Six years ago, radio personality Tom Joyner was deeply concerned with dropout rates at historically black colleges. So he did what any other fundraiser in a crisis might do. He threw a party. A big party.
What's known colloquially as "The Ultimate Party with a Purpose" - a seven-day Caribbean cruise complete with A-list entertainment from the likes of musical troupe En Vogue and comedian Sinbad - is now the Tom Joyner Foundation's top annual fundraising event, netting nearly $1 million per year for scholarships. Donors have the satisfaction of knowing they contributed to a genuinely good cause - and procured themselves an unforgettable vacation in the process.
For some years now, fundraisers have been seeking to make charitable giving as pleasurable and as painless as possible. It's a strategy designed to boost philanthropy in a culture in which notions of sacrifice and self-denial hold little appeal.
Examples of the gain-through-giving trend abound. When public school districts in the United States need more dollars than their local tax bases generate, 4,800 foundations nationwide stand poised to help fill the gap. One of their most successful methods: raising funds through country-club golf tournaments or other types of high-end recreation.
For many Americans, this more indirect form of giving is now the style of philanthropy they find most familiar and most comfortable. When surveyors asked consumers how they would support charities during the last holiday season, more than 50 percent told Cone Marketing Inc. they would buy from retailers who contribute to good causes.
Nonprofits have undoubtedly benefited from the wave. Tourists are helping their local churches by traveling with outfitters who drop a fraction of the profits onto the offering plate. College graduates are financing life on campus by buying housewares and DVDs with credit cards linked to their alma maters. On the whole, charitable donations have more than doubled from $119 billion in 1994 to $241 billion in 2002, thanks in part to new perks inspiring new donations.
Yet not everyone is convinced that painless giving is always a good thing. Organizations might get the money they need, but donors who know no sacrifice pay a different kind of price, according to Eugene Tempel, executive director of the Center on Philanthropy at Indiana University.
"These acts are unconscious giving," says Mr. Tempel, referring to what he terms "transactional philanthropy." "If they give consciously, and that causes them to part with something valuable, they get something back for that, what some regard as the 'warm glow' of the giver. But if they give unconsciously, that's not their philanthropy. It's a corporation's or someone else's."
The term "philanthropy" broadly encompasses a range of donation types including giving money, time, and other resources to a mission-based organization or cause. Whatever sum a person might donate in a given year is tax-deductible.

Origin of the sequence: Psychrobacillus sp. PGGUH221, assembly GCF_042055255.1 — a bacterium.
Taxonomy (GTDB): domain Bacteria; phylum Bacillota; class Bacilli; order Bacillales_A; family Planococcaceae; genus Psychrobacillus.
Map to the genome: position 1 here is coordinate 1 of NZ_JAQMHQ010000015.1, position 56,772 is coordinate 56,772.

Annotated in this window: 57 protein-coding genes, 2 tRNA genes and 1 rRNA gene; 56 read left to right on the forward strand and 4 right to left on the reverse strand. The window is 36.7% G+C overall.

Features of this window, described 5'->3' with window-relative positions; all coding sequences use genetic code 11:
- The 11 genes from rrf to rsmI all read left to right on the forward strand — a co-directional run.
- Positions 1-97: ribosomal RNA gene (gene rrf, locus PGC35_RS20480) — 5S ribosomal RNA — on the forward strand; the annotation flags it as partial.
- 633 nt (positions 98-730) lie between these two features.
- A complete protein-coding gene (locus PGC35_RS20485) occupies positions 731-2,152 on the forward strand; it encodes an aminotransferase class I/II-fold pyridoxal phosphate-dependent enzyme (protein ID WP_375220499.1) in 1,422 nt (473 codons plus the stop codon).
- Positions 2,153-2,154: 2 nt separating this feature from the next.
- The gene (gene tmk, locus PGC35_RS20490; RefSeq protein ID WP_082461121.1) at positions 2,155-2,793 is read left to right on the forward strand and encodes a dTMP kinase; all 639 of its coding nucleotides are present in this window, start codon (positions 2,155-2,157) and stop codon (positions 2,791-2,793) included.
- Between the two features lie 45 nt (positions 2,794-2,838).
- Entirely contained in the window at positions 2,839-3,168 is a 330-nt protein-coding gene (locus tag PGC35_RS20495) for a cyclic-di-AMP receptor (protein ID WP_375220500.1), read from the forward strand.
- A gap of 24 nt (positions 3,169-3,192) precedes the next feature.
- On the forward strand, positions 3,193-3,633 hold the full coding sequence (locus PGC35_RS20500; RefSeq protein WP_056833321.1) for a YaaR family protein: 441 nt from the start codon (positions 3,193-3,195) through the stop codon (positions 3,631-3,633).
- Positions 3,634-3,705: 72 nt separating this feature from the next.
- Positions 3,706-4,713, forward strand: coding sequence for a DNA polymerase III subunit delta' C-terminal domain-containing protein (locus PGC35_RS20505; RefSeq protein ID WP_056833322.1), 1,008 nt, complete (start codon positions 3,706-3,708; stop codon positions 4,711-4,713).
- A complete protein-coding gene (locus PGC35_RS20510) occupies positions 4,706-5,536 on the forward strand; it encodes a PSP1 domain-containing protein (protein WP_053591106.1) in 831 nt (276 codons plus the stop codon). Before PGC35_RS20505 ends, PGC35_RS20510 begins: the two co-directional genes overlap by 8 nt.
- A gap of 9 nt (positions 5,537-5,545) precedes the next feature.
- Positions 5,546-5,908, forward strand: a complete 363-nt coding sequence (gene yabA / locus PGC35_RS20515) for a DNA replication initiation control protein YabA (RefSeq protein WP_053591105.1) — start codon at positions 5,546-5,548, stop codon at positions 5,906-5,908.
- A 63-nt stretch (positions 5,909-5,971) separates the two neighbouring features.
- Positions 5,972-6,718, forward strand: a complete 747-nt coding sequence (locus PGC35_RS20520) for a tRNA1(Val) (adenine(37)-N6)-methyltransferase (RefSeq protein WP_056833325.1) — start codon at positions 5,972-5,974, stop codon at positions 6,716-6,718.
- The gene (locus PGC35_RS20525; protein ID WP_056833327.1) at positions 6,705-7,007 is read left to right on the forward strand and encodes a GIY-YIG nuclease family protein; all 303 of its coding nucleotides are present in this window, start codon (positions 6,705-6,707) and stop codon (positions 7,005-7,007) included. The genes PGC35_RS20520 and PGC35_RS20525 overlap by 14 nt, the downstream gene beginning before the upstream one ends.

However, so much of today's fundraising comes with valuable perks for donors that Internal Revenue Service codes now require donors to subtract their personal gain from the amount spent. Example: A cruise that normally costs $3,000 - but increases to $4,000 when offered in support of a cause - would enable the buyer to write off just $1,000, which is the difference between the retail value and actual cost when purchased for a fundraiser.
Still, limitations on deductions haven't slowed the trend toward offering goodies in exchange for gifts.
"Folks are almost insensitive to the price because of the commitment to the cause, and the quality of the entertainment makes this a valuable investment," says Neil Foote, spokesman for the Tom Joyner Foundation, which charges between $2,500 and $4,000 per person for its cruise.
"It's been tried and true, whether it's a golf tournament or prominent entertainment, that folks always like to have a good time... To know they're helping someone on the back end adds a little bit more of a smile to the good time."
Such giving might be "charity, but it's not necessarily service," says Peter Hocking, director of the Swearer Center for Public Service at Brown University. The distinction matters, he says, because those who give without much detectable sacrifice are apt to find life less meaningful than those who somehow feel the pinch.
"Giving people a chance to get together with friends and do something comfortable is a necessary part of the way nonprofits work today," says Mr. Hocking.
"However, that's different from moving into a different kind of space where real change happens and getting to some of the root causes of the problems we see... You want to get donors to the point where they feel the donation."
Within the fundraising world, efforts to provide perks for donors are regarded either as crucial or pointless, depending on the school of thought. Some, such as the March of Dimes, send free mailing labels to potential givers even before receiving donations, hoping to inspire generosity.
Local affiliates of the Public Broadcasting Service (PBS) use the reverse approach of rewarding donors with tote bags, mugs, and other logo-emblazoned paraphernalia.
Yet perk programs run the risk of detracting from the commitments of long-term donor relationships, says Steve Batson, a veteran fundraiser now with the Camp Coca-Cola Foundation.
"I don't want to have to buy your donation or 'quid pro quo' it because then I don't really have you connected to the organization," Dr. Batson says.
"Your heart is tied to the merchandise rather than the organization... I want you to always feel like it's a pleasure and not ever a pain to support our organization. I just hope that pleasure isn't tied to a particular gift."